A book of remarkable sweep on the neglected subject of China-Iran relations.
Iran continues to pose a challenge to Indias diplomacy. One of the worlds foremost experts on Chinas foreign policy, Prof. John W. Garver, has written a definitive study on Sino-Iranian relations drawing on Chinese sources besides a host of others. Over a decade ago, Iran mooted an Iran-Pakistan-India-China axis. It was a non-starter. But the motivation was clear. Iran needed Asian support to stand up to U.S. pressure.
Garver has produced a work of remarkable sweep on a neglected subject. China and Iran play important roles in two of the most important regions of the world. The growing demand for oil, and Chinas role in generating that demand, and Irans and the Gulfs role in supplying that demand, add further importance to the relationship.
The U.S. has had great difficulty engaging both China and Iran. Many of its conflicts with China involve Chinas ties with Iran, Chinas cooperation with Irans missile, nuclear, chemical and advanced conventional weapons programmes. Dealing with the Iranian nuclear issue in the U.N. Security Council, the International Atomic Energy Agency, or elsewhere will require Chinas cooperation. The United States involvement in Iraq and Afghanistan, both bordering on Iran, required an understanding of Irans foreign relations, including its relations with a major power and permanent Security Council member like China. In short, the China-Iran relation is an important one for the United States to understand and for India, too.
Garver has been intrigued, fascinated by the great, magnificent non-Western civilisations arrayed about that region; China, India, and Persia. Understanding the interactions of those nations and civilisations with one another, with the West, with Europe and its outlying daughter, has been a life-long quest. A previous study, Protracted Contest: Sino-Indian Rivalry in the Twentieth Country, dealt with the China-India relationship. This book is a continuation of the quest to f athom the relations among those ancient, great, non-Western civilisations. Perhaps in an era in which modern technology is shrinking the globe and bringing the West and these ancient non-Western nationals together with phenomenal speed, such understanding will be useful. Even failing that, it is an intriguing problem. As a scholar I have tried to set aside my American perceptual normatic lenses and understand the relation between China and Iran as the leaders of those two countries have understood it.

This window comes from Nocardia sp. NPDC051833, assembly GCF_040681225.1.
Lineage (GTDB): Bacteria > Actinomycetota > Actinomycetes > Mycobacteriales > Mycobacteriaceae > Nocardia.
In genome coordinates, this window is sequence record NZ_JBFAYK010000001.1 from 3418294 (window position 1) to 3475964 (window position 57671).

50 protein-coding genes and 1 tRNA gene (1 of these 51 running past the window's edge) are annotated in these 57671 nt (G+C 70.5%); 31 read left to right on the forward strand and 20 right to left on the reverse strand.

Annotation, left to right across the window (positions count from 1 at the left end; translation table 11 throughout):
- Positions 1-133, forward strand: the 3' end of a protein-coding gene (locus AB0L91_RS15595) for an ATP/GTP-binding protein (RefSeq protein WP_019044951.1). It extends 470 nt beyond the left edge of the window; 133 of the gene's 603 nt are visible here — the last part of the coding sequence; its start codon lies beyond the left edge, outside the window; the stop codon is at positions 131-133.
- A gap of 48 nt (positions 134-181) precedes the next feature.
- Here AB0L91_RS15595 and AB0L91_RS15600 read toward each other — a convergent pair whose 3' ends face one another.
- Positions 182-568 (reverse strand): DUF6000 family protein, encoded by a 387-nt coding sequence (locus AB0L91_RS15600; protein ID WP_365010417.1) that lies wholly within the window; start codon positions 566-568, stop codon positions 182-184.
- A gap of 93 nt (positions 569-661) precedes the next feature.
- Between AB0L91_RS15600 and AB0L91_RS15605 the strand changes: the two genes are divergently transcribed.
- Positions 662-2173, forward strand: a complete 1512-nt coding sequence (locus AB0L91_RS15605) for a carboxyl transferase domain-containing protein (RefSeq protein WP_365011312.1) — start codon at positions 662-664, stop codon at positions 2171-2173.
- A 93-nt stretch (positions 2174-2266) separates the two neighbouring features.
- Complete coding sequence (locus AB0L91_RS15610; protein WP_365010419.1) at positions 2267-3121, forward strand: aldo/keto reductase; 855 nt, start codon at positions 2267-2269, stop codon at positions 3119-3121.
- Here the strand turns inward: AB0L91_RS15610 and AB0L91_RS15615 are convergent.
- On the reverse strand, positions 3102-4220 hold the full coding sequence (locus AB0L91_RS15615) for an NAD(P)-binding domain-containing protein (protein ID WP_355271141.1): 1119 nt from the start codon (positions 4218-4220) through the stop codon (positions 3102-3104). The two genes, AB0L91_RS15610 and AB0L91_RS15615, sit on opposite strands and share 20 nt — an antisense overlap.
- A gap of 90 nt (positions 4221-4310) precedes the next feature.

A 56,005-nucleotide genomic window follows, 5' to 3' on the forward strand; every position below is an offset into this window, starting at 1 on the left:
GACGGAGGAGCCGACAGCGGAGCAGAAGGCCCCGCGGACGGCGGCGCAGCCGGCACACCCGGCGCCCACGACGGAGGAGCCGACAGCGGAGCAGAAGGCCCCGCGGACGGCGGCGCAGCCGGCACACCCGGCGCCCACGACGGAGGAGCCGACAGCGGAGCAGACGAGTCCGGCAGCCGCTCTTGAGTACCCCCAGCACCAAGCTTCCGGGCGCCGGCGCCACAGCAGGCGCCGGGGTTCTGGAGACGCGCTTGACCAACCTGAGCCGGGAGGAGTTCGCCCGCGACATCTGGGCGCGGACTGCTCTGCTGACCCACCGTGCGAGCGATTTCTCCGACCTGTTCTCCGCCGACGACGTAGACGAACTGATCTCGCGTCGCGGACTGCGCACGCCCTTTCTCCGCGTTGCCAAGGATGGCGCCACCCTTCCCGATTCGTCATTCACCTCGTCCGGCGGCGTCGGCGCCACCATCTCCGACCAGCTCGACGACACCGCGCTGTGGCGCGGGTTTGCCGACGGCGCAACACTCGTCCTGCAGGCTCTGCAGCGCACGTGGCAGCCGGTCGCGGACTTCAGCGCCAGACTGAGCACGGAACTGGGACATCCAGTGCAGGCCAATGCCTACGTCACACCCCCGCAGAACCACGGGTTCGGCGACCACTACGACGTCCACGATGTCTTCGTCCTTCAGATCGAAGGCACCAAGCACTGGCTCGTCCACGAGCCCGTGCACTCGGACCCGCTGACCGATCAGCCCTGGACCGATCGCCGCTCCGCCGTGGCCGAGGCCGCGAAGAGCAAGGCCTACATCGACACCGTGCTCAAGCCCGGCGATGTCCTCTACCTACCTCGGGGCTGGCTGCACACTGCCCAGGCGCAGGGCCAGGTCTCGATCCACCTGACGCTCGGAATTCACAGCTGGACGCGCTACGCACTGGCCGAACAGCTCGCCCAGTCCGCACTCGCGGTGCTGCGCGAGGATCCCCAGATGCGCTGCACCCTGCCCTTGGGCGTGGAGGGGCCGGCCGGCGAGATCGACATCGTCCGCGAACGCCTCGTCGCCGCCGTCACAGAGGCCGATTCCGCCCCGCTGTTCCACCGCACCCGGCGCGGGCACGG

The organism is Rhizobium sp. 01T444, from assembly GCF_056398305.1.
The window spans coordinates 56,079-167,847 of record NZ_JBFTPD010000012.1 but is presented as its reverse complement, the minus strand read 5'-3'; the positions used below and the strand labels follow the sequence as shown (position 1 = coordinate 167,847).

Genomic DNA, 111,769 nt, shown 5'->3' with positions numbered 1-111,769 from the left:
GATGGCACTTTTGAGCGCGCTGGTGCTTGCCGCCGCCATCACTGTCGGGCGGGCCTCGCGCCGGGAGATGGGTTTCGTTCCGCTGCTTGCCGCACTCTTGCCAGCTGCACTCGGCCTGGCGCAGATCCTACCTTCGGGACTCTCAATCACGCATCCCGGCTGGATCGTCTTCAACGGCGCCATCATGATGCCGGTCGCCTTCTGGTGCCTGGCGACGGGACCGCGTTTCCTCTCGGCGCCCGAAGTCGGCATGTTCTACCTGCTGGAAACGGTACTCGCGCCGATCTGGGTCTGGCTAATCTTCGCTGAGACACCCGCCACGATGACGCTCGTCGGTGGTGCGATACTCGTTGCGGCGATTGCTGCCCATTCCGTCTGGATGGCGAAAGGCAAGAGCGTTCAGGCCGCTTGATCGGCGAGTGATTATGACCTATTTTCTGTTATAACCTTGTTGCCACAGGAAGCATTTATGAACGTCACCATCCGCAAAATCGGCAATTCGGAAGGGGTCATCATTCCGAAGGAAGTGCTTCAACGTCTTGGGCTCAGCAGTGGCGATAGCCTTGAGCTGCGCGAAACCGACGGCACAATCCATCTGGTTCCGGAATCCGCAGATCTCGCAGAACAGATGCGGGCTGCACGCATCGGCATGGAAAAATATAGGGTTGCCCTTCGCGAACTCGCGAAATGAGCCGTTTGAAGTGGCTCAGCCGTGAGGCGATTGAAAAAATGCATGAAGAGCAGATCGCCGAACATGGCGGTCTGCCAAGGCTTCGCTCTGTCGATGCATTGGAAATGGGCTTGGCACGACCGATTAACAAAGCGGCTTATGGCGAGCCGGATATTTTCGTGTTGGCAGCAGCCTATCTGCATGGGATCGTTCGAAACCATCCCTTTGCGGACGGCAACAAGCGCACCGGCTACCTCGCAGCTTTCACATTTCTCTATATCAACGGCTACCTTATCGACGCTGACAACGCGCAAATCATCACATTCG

The author succinctly sums up Chinas perception of Iran. Neither feels its civilisation to be inferior to the West. Both resent the U.S. hegemony and have bitter memories of Western imperialism. Both seek a multipolar world. These shared civilisational beliefs lead to the conclusion that the existing world order, created and still dominated by Western powers, is profoundly unjust and must be replaced by a new, more just order the post-imperial world of the subtitle of this book. China will not join an anti-U.S. alliance. The risks of a Sino-Iranian alliance are far greater than those of a Sino-Pakistan alliance. Indias smaller neighbours, viewing themselves as suffering from various forms of Indian domination, often welcome a Chinese presence as a way of demonstrating independence from the local behemoth, India. Irans Arab neighbours, however, are fearful of the IRI [Islamic Republic of Iran] and might take a more negative view of Chinese military links with Iran.
China has a far weaker commitment to Irans security than to Pakistans. Beijing judges sustaining a strong Pakistan vital to constraining India, a regional rival. Chinas interest in a strong Iran is in creating a favourable regional balance in an area fairly distant and not bordering on China, as a way of moving the world in a multipolar direction. Stated simply; China might go to war to uphold Pakistan, but not for Iran. This difference in gravity of interest is reflected in different bilateral military relations. Iran is keenly aware of the limits of Chinas support. Both Iran and China have practised statecraft for centuries. Realism has been its principal feature; ideology a convenient cover.